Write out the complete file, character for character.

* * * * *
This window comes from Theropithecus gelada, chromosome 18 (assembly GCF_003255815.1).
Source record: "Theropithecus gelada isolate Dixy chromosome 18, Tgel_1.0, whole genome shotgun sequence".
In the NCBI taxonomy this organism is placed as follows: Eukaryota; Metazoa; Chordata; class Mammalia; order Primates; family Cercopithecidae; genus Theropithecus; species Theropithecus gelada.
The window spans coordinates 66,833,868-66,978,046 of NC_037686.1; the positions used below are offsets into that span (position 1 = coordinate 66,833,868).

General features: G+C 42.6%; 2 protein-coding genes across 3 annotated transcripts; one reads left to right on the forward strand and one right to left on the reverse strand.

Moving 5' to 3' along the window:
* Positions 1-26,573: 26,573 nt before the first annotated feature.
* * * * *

This window comes from Theropithecus gelada, chromosome 18 (assembly GCF_003255815.1).
Source record: "Theropithecus gelada isolate Dixy chromosome 18, Tgel_1.0, whole genome shotgun sequence".
In the NCBI taxonomy this organism is placed as follows: Eukaryota; Metazoa; Chordata; class Mammalia; order Primates; family Cercopithecidae; genus Theropithecus; species Theropithecus gelada.
The window spans coordinates 66,833,868-66,978,046 of NC_037686.1; the positions used below are offsets into that span (position 1 = coordinate 66,833,868).

General features: G+C 42.6%; 2 protein-coding genes across 3 annotated transcripts; one reads left to right on the forward strand and one right to left on the reverse strand.

Moving 5' to 3' along the window:
* Positions 1-26,573: 26,573 nt before the first annotated feature.